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California glass recycler to pay $1.2M for illegal battery disposal

Batteries sent to landfill instead of managed as hazardous waste

Posted August 19, 2019

A California glass recycler will pay $1.2 million to settle allegations that its Sacramento facility illegally disposed of more than 500,000 pounds of discarded batteries from homes and businesses, California’s Department of Toxic Substances Control (DTSC) announced.

A DTSC investigation found the company had mismanaged batteries mixed in with the glass sorted from curbside recycling, sending the batteries to a municipal landfill instead of managing them as hazardous waste.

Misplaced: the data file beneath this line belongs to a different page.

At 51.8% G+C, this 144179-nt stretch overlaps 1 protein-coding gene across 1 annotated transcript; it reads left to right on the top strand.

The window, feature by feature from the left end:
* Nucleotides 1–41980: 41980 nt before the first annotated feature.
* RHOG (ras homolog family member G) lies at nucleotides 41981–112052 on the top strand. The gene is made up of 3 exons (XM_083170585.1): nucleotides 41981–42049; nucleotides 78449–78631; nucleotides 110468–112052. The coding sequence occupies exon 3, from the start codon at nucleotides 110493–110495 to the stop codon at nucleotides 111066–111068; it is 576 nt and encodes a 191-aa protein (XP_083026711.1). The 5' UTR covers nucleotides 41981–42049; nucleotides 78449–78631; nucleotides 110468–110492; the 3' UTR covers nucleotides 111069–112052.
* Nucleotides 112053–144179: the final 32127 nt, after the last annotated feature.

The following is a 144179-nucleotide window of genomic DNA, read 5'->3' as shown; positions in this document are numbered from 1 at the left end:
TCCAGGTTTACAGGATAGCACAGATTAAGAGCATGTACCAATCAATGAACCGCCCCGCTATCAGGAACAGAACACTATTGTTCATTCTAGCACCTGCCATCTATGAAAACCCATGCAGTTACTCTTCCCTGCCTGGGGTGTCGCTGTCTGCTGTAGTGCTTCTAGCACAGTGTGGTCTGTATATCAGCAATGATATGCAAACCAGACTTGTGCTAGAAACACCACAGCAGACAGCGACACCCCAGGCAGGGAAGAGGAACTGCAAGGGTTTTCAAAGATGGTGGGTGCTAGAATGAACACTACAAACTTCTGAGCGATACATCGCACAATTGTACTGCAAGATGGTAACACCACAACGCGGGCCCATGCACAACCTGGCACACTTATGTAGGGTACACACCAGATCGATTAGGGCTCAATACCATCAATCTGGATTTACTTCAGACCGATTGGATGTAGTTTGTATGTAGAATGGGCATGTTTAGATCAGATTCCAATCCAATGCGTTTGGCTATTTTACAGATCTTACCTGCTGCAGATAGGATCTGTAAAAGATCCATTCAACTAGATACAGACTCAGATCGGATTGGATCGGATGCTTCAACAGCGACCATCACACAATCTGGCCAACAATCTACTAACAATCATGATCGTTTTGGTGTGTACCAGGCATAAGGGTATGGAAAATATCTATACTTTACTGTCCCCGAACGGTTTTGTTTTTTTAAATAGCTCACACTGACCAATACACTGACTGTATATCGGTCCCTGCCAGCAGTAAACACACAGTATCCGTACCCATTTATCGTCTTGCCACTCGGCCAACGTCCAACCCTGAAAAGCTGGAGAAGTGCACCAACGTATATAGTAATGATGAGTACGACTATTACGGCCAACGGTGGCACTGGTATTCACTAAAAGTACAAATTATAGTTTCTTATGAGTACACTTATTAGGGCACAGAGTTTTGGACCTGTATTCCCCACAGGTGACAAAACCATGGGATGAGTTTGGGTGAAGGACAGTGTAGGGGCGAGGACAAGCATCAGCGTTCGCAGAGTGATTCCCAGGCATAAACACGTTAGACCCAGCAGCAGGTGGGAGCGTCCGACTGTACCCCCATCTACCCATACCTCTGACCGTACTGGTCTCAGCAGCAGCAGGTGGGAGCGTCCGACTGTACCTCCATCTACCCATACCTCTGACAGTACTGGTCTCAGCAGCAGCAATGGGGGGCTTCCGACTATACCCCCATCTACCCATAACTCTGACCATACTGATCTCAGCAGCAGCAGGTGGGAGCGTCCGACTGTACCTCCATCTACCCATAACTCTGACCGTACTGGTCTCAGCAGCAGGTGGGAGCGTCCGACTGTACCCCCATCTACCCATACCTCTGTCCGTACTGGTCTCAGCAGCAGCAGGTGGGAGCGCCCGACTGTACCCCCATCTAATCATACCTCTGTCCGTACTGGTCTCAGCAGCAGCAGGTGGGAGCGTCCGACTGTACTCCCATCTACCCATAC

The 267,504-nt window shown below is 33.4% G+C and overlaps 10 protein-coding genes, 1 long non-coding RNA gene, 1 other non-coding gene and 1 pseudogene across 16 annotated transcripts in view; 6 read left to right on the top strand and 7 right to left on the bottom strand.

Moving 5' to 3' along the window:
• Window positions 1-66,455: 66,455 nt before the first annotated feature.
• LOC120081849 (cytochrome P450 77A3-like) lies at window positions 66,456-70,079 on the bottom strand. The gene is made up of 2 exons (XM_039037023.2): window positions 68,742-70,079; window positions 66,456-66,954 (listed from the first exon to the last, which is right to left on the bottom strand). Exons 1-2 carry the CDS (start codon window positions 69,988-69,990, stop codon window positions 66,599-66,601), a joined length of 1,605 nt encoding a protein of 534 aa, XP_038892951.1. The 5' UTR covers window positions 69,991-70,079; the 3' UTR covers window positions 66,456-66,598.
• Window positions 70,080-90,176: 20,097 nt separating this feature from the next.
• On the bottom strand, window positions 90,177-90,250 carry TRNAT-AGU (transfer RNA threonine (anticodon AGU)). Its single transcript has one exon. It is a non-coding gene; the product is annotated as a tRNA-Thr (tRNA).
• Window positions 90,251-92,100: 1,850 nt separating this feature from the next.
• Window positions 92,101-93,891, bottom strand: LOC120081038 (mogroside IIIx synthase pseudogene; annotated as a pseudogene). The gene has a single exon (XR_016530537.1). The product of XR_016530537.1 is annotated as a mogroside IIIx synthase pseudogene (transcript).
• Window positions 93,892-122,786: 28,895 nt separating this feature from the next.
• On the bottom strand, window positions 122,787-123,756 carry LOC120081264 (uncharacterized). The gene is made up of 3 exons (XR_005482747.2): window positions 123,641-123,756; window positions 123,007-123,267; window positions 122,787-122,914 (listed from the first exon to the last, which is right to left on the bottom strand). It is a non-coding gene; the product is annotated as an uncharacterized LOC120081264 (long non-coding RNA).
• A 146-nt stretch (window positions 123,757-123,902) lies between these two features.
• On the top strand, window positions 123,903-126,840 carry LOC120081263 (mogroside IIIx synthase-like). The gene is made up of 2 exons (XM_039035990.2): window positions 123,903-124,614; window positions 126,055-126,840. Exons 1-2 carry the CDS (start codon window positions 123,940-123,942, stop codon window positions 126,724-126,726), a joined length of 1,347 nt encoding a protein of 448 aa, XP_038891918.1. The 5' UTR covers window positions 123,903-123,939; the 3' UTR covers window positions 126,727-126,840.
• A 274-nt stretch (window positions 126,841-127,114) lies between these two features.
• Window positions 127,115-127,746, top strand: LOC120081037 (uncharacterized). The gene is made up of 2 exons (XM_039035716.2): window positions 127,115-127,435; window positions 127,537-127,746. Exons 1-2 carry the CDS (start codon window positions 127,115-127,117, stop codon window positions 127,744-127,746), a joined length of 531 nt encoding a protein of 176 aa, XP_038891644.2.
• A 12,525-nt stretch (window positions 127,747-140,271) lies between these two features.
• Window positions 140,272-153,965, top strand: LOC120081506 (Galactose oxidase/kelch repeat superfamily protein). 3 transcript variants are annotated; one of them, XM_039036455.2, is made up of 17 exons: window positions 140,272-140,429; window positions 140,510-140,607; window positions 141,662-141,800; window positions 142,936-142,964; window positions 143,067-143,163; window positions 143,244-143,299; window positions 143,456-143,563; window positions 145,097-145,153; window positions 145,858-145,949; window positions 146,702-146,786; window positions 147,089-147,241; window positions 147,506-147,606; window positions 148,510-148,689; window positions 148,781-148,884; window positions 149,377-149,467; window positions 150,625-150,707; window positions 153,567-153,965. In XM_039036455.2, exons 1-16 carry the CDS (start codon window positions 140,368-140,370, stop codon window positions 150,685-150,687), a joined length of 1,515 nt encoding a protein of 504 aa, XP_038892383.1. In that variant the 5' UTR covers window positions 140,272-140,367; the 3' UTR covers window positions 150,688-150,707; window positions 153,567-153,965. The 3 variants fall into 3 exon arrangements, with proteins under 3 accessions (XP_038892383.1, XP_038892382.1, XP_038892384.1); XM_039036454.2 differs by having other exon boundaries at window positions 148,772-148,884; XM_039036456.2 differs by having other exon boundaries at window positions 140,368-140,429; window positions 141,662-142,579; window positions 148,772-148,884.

Under the terms of the settlement, the company will pay $900,000 to DTSC in civil penalties; spend $253,000 to implement more protective measures, including on-site improvements; and provide $47,000 toward a Supplemental Environmental Project to develop hazardous waste training programs related to the proper management of universal waste.

In May 2015, DTSC inspectors went to the recycler’s Sacramento facility to investigate whether it was processing unrecyclable cathode ray tube and other leaded glass as recyclable glass. While they found no evidence of lead-laden glass, they discovered violations related to the disposal of the discarded batteries over the previous five years.

All batteries are considered hazardous waste in California when they are discarded. They must be taken to a universal waste facility or an authorized recycling facility.

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